Dads get sad, too.

About one in 10 fathers get prenatal or postpartum depression, research shows. And a new study may point to a key risk factor: testosterone levels. Indeed, fathers with lower T levels nine months after birth were more likely to report depressive symptoms, according to a new study. (“It may be that low T is linked with feeling lethargic or less motivated,” a co-author suggested.)

The research, published in the journal Hormones and Behavior, analyzed data from 149 couples. Fathers supplied testosterone samples when their kids were roughly nine months old, and both moms and dads answered a postnatal depression questionnaire at two, nine and 15 months postpartum.

Surprisingly, women whose partners had lower testosterone levels after childbirth were actually less likely to be depressed at the nine- and 15-month marks after birth. “It may be that lower-testosterone men are just better partners,” lead author Darby Saxbe, an assistant professor of psychology at the University of California’s Dornsife College, told Moneyish. Relationships in which men had higher testosterone, meanwhile, were linked to greater paternal stress and higher levels of partners’ emotional abuse and (rare) physical aggression reported by mothers.

Whatever the reasons for male postpartum depression, the feelings are very real for fathers like Chris Illuminati, a 40-year-old writer from Lawrenceville, N.J., who found himself apathetic, lethargic and unhappy after Evan, now seven, arrived in March of 2010. “I lost interest in everything that I usually liked doing; I kind of sometimes lost interest in him,” he told Moneyish. “I obviously didn’t want to do work; I didn’t want to accomplish anything.”

His wife, of course, was struggling with the same sleep deprivation and uncertainties of new parenthood. But Illuminati realized early on his symptoms were “more than a bad mood” during an OB-GYN visit, where he found himself mentally checking off symptoms on a PPD form given to his wife. “I was like, ‘I have that, I have that, I have this, I do that,’” he said. “That’s what made me kind of realize, ‘Oh, maybe this isn’t just a male-female thing; this is just a human thing.’ Except we didn’t have the hard part, the baby (delivery) part.”

Illuminati, who says he’s already prone to depression, thinks the major life change of having his first child exacerbated the symptoms — as did flying solo at the conclusion of his wife’s three-month maternity leave, when they decided he would freelance full-time from home rather than sending their son to daycare.

Childcare costs are nothing to sneeze at: The average annual cost of full-time center-based infant care in the U.S., according to the group Child Care Aware, ranges from about $5,000 (Mississippi) to just over $17,000 (Massachusetts). In Illuminati’s home state of Jersey, it totals more than $11,500.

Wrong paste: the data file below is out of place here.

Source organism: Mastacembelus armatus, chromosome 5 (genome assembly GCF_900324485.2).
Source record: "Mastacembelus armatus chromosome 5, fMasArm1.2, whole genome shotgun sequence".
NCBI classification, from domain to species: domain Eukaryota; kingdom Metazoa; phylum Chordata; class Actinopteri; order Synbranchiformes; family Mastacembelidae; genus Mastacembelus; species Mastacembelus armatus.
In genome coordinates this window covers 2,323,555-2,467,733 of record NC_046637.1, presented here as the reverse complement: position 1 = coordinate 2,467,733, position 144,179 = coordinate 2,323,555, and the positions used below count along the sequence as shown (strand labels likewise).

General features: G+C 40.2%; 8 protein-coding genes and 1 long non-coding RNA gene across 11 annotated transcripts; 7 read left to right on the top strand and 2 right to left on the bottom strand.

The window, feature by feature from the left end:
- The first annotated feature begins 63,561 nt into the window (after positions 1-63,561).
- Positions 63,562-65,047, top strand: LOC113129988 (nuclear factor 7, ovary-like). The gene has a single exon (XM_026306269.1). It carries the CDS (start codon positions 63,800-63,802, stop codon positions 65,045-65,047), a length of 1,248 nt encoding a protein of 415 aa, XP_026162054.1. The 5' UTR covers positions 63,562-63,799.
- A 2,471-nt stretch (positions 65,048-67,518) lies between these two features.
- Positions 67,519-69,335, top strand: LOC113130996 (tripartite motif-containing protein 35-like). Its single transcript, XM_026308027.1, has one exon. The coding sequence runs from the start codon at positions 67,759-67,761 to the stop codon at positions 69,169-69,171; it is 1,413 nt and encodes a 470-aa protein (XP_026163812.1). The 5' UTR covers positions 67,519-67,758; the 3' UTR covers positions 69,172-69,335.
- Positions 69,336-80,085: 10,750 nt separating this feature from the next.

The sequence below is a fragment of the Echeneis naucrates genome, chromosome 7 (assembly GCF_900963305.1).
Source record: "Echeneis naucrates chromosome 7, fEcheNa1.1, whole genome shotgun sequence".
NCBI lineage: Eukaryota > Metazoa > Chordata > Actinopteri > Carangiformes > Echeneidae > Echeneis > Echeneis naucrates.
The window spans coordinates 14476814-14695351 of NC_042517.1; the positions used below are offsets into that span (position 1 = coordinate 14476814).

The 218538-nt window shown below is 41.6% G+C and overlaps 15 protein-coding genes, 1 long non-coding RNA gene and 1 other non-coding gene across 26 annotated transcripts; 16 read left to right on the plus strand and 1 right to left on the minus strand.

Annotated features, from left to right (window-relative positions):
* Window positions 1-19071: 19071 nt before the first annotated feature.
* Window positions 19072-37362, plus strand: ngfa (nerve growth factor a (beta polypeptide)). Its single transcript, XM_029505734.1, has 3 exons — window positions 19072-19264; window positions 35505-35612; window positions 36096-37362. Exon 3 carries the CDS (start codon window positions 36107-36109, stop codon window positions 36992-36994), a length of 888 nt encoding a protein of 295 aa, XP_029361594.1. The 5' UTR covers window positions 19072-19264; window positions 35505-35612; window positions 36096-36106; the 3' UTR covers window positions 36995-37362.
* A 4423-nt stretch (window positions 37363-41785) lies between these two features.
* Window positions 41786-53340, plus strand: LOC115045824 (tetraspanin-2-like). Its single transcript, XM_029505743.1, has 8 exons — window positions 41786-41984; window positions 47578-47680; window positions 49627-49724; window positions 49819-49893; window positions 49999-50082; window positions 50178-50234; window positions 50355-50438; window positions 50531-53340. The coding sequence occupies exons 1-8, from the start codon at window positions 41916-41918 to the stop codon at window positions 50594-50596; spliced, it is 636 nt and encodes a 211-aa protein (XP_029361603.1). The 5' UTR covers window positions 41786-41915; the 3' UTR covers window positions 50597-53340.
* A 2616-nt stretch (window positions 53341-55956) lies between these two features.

The clouds began lifting after seven or eight months — a product of Evan growing more active and Illuminati “getting the hang of fatherhood a little more.” Ironically, he added, his son is now “one of the few things that actually brings me happiness.” “Now when I am in slight bouts of depression, picking him up from school or taking him to the comic book store or playing Legos … that kind of lifts me out of the ‘bleh,’” he said. (He and his wife also have a daughter, Lila, now four.)

Illuminati, who runs the parenting blog A Message with a Bottle, didn’t think to get his hormone levels checked back then — but said he’s glad paternal PPD is getting more attention now. “When I talked about it seven years ago, people were like, ‘What? You don’t have that, because you didn’t have the kid,’” he said. “No, morons — you don’t have to have the baby; we just don’t have a term for it.”

The first course of action for dads with PPD shouldn’t be hormonal treatment, Saxbe said, and it may not immediately warrant antidepressants — as “some feelings of depression are normal while you’re going through a huge life transition like having a new baby.” Practice basic self-care like trying to get enough sleep, exercising and reaching out for social support. Fathers might also be proactive in establishing a support network with other new parents to ward off feelings of isolation.

“If it seems like fathers are feeling hopeless, or the sad mood isn’t lifting, or they’re not enjoying the things that they usually do … then it might be time to talk to someone, and there are talk therapies that work (like cognitive-behavioral therapy),” Saxbe said.

On a policy level, she added, the U.S. has a long way to go in supporting new parents. (The average number of weeks of paid paternity leave among large companies, optimistically, spiked from four in 2015 to 11 in 2017, according to a recent report from the site Fatherly.)

“We can think about the risk of depression and mood disorders in new parents, and recognize that maternity and paternity leaves aren’t just a luxury,” she said. “They might be really important for mental health — and ultimately that’ll affect the health and well-being of children.”